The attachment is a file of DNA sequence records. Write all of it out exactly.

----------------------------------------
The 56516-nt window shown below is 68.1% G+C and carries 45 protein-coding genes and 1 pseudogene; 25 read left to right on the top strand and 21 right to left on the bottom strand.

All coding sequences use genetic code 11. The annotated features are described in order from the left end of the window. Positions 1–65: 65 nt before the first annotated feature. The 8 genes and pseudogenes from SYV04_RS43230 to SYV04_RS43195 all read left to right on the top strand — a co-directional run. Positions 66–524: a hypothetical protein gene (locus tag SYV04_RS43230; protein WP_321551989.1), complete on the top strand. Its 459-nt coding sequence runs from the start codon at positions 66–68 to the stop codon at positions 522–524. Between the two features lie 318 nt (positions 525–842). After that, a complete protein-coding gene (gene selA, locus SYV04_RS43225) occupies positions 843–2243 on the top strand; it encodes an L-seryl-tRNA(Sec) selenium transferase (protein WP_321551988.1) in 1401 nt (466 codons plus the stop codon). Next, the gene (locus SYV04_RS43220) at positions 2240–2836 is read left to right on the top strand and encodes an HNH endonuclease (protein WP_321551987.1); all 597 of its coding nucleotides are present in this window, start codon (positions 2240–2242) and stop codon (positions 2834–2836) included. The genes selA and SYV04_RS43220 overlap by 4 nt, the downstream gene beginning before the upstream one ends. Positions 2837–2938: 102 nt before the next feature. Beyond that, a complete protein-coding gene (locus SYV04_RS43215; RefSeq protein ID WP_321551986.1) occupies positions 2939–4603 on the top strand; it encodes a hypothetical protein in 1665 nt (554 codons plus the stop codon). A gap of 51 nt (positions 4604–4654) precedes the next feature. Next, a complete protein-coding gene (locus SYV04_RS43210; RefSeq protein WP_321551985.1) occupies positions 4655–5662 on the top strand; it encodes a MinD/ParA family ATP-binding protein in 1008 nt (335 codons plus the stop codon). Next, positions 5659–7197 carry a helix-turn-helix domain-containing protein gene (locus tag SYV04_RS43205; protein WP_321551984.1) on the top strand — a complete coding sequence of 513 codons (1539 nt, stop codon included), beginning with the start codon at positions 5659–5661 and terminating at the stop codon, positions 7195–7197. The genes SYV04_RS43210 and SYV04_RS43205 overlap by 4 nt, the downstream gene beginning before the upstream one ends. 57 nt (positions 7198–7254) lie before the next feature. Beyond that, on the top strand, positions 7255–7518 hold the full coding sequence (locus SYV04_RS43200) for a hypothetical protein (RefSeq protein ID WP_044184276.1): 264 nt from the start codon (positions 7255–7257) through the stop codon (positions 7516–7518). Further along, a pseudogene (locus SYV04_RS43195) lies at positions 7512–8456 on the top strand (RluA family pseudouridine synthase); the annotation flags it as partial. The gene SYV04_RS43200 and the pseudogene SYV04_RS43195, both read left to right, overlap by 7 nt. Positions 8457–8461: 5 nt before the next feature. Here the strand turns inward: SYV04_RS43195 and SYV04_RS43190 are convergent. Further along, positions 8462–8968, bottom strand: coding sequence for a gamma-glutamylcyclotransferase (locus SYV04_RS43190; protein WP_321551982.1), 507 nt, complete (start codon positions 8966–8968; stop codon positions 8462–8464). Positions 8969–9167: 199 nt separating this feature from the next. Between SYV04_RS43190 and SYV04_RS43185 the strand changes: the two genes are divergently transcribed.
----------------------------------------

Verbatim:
The 56516-nt window shown below is 68.1% G+C and carries 45 protein-coding genes and 1 pseudogene; 25 read left to right on the top strand and 21 right to left on the bottom strand.

All coding sequences use genetic code 11. The annotated features are described in order from the left end of the window. Positions 1–65: 65 nt before the first annotated feature. The 8 genes and pseudogenes from SYV04_RS43230 to SYV04_RS43195 all read left to right on the top strand — a co-directional run. Positions 66–524: a hypothetical protein gene (locus tag SYV04_RS43230; protein WP_321551989.1), complete on the top strand. Its 459-nt coding sequence runs from the start codon at positions 66–68 to the stop codon at positions 522–524. Between the two features lie 318 nt (positions 525–842). After that, a complete protein-coding gene (gene selA, locus SYV04_RS43225) occupies positions 843–2243 on the top strand; it encodes an L-seryl-tRNA(Sec) selenium transferase (protein WP_321551988.1) in 1401 nt (466 codons plus the stop codon). Next, the gene (locus SYV04_RS43220) at positions 2240–2836 is read left to right on the top strand and encodes an HNH endonuclease (protein WP_321551987.1); all 597 of its coding nucleotides are present in this window, start codon (positions 2240–2242) and stop codon (positions 2834–2836) included. The genes selA and SYV04_RS43220 overlap by 4 nt, the downstream gene beginning before the upstream one ends. Positions 2837–2938: 102 nt before the next feature. Beyond that, a complete protein-coding gene (locus SYV04_RS43215; RefSeq protein ID WP_321551986.1) occupies positions 2939–4603 on the top strand; it encodes a hypothetical protein in 1665 nt (554 codons plus the stop codon). A gap of 51 nt (positions 4604–4654) precedes the next feature. Next, a complete protein-coding gene (locus SYV04_RS43210; RefSeq protein WP_321551985.1) occupies positions 4655–5662 on the top strand; it encodes a MinD/ParA family ATP-binding protein in 1008 nt (335 codons plus the stop codon). Next, positions 5659–7197 carry a helix-turn-helix domain-containing protein gene (locus tag SYV04_RS43205; protein WP_321551984.1) on the top strand — a complete coding sequence of 513 codons (1539 nt, stop codon included), beginning with the start codon at positions 5659–5661 and terminating at the stop codon, positions 7195–7197. The genes SYV04_RS43210 and SYV04_RS43205 overlap by 4 nt, the downstream gene beginning before the upstream one ends. 57 nt (positions 7198–7254) lie before the next feature. Beyond that, on the top strand, positions 7255–7518 hold the full coding sequence (locus SYV04_RS43200) for a hypothetical protein (RefSeq protein ID WP_044184276.1): 264 nt from the start codon (positions 7255–7257) through the stop codon (positions 7516–7518). Further along, a pseudogene (locus SYV04_RS43195) lies at positions 7512–8456 on the top strand (RluA family pseudouridine synthase); the annotation flags it as partial. The gene SYV04_RS43200 and the pseudogene SYV04_RS43195, both read left to right, overlap by 7 nt. Positions 8457–8461: 5 nt before the next feature. Here the strand turns inward: SYV04_RS43195 and SYV04_RS43190 are convergent. Further along, positions 8462–8968, bottom strand: coding sequence for a gamma-glutamylcyclotransferase (locus SYV04_RS43190; protein WP_321551982.1), 507 nt, complete (start codon positions 8966–8968; stop codon positions 8462–8464). Positions 8969–9167: 199 nt separating this feature from the next. Between SYV04_RS43190 and SYV04_RS43185 the strand changes: the two genes are divergently transcribed.